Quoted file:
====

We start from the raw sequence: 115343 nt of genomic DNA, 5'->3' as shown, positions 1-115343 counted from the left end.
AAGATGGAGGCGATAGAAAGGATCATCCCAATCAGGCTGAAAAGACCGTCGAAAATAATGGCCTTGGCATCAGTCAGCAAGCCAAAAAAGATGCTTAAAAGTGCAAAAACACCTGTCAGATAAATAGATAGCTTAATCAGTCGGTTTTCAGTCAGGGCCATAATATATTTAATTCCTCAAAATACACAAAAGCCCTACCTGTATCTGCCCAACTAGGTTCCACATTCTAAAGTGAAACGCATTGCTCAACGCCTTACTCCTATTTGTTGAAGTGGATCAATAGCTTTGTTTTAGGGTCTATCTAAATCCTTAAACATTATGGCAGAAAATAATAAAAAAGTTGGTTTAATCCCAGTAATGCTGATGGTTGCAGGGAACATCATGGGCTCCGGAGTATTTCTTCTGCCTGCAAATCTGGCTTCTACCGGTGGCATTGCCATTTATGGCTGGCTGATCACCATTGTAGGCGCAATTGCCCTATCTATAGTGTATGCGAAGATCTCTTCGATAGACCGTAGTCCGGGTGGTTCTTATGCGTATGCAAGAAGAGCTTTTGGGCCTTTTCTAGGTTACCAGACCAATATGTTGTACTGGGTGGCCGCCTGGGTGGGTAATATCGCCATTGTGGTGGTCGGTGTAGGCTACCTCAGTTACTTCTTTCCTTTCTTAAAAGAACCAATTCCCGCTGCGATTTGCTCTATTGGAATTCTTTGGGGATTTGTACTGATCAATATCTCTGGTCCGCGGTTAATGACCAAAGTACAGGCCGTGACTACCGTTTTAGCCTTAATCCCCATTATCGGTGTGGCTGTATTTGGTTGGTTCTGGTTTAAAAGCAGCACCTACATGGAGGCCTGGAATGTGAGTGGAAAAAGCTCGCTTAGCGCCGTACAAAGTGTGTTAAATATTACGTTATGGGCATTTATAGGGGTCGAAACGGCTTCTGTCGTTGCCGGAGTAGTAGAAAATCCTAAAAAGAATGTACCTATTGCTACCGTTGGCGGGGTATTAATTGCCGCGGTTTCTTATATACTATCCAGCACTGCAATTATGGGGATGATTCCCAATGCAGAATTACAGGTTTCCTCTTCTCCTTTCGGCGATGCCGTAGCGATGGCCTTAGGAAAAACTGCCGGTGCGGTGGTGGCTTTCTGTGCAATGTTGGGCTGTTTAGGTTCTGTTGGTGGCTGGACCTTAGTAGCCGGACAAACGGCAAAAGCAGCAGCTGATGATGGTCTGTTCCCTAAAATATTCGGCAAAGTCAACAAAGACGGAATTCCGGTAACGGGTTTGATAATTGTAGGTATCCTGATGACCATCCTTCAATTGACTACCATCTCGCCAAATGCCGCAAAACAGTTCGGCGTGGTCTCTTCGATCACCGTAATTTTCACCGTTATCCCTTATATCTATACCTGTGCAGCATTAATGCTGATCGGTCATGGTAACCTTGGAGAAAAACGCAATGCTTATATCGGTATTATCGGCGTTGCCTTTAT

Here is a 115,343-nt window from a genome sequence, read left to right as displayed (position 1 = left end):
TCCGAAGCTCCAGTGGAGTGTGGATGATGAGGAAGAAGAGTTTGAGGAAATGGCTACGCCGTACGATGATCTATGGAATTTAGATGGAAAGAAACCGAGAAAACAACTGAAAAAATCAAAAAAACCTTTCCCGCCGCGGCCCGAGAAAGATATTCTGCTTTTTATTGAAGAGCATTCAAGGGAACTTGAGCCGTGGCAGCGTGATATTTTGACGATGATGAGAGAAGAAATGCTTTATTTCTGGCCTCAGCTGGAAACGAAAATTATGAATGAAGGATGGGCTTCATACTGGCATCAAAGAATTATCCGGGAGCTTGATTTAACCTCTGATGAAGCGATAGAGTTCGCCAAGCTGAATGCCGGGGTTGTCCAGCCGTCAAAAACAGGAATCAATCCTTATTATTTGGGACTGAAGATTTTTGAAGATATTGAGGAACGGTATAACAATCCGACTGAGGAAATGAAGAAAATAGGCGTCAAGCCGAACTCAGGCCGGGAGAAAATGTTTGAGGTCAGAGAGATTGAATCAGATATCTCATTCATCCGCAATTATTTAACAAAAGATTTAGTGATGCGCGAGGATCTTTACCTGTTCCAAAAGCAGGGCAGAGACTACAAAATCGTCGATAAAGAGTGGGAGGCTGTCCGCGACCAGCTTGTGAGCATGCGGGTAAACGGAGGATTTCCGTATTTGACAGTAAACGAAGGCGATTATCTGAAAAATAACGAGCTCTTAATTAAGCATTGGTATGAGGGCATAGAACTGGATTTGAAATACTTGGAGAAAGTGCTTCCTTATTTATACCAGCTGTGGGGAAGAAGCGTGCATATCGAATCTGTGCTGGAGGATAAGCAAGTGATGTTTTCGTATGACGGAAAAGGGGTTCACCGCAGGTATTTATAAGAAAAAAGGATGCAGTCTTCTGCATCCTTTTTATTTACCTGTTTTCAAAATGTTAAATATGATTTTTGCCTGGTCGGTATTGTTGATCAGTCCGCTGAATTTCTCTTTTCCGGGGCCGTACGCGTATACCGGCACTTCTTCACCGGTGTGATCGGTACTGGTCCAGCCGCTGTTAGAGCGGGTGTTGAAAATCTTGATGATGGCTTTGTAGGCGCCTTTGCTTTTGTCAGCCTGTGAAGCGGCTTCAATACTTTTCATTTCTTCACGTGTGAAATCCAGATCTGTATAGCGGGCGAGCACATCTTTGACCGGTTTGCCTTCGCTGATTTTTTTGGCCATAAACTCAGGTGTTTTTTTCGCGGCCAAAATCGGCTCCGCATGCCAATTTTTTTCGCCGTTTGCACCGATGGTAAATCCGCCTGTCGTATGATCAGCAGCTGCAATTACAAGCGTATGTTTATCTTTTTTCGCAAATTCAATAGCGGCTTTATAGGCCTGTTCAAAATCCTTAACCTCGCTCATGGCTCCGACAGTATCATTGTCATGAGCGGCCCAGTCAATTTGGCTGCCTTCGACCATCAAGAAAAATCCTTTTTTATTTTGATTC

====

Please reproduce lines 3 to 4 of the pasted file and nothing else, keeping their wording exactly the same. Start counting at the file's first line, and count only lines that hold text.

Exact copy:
Here is a 115,343-nt window from a genome sequence, read left to right as displayed (position 1 = left end):
TCCGAAGCTCCAGTGGAGTGTGGATGATGAGGAAGAAGAGTTTGAGGAAATGGCTACGCCGTACGATGATCTATGGAATTTAGATGGAAAGAAACCGAGAAAACAACTGAAAAAATCAAAAAAACCTTTCCCGCCGCGGCCCGAGAAAGATATTCTGCTTTTTATTGAAGAGCATTCAAGGGAACTTGAGCCGTGGCAGCGTGATATTTTGACGATGATGAGAGAAGAAATGCTTTATTTCTGGCCTCAGCTGGAAACGAAAATTATGAATGAAGGATGGGCTTCATACTGGCATCAAAGAATTATCCGGGAGCTTGATTTAACCTCTGATGAAGCGATAGAGTTCGCCAAGCTGAATGCCGGGGTTGTCCAGCCGTCAAAAACAGGAATCAATCCTTATTATTTGGGACTGAAGATTTTTGAAGATATTGAGGAACGGTATAACAATCCGACTGAGGAAATGAAGAAAATAGGCGTCAAGCCGAACTCAGGCCGGGAGAAAATGTTTGAGGTCAGAGAGATTGAATCAGATATCTCATTCATCCGCAATTATTTAACAAAAGATTTAGTGATGCGCGAGGATCTTTACCTGTTCCAAAAGCAGGGCAGAGACTACAAAATCGTCGATAAAGAGTGGGAGGCTGTCCGCGACCAGCTTGTGAGCATGCGGGTAAACGGAGGATTTCCGTATTTGACAGTAAACGAAGGCGATTATCTGAAAAATAACGAGCTCTTAATTAAGCATTGGTATGAGGGCATAGAACTGGATTTGAAATACTTGGAGAAAGTGCTTCCTTATTTATACCAGCTGTGGGGAAGAAGCGTGCATATCGAATCTGTGCTGGAGGATAAGCAAGTGATGTTTTCGTATGACGGAAAAGGGGTTCACCGCAGGTATTTATAAGAAAAAAGGATGCAGTCTTCTGCATCCTTTTTATTTACCTGTTTTCAAAATGTTAAATATGATTTTTGCCTGGTCGGTATTGTTGATCAGTCCGCTGAATTTCTCTTTTCCGGGGCCGTACGCGTATACCGGCACTTCTTCACCGGTGTGATCGGTACTGGTCCAGCCGCTGTTAGAGCGGGTGTTGAAAATCTTGATGATGGCTTTGTAGGCGCCTTTGCTTTTGTCAGCCTGTGAAGCGGCTTCAATACTTTTCATTTCTTCACGTGTGAAATCCAGATCTGTATAGCGGGCGAGCACATCTTTGACCGGTTTGCCTTCGCTGATTTTTTTGGCCATAAACTCAGGTGTTTTTTTCGCGGCCAAAATCGGCTCCGCATGCCAATTTTTTTCGCCGTTTGCACCGATGGTAAATCCGCCTGTCGTATGATCAGCAGCTGCAATTACAAGCGTATGTTTATCTTTTTTCGCAAATTCAATAGCGGCTTTATAGGCCTGTTCAAAATCCTTAACCTCGCTCATGGCTCCGACAGTATCATTGTCATGAGCGGCCCAGTCAATTTGGCTGCCTTCGACCATCAAGAAAAATCCTTTTTTATTTTGATTC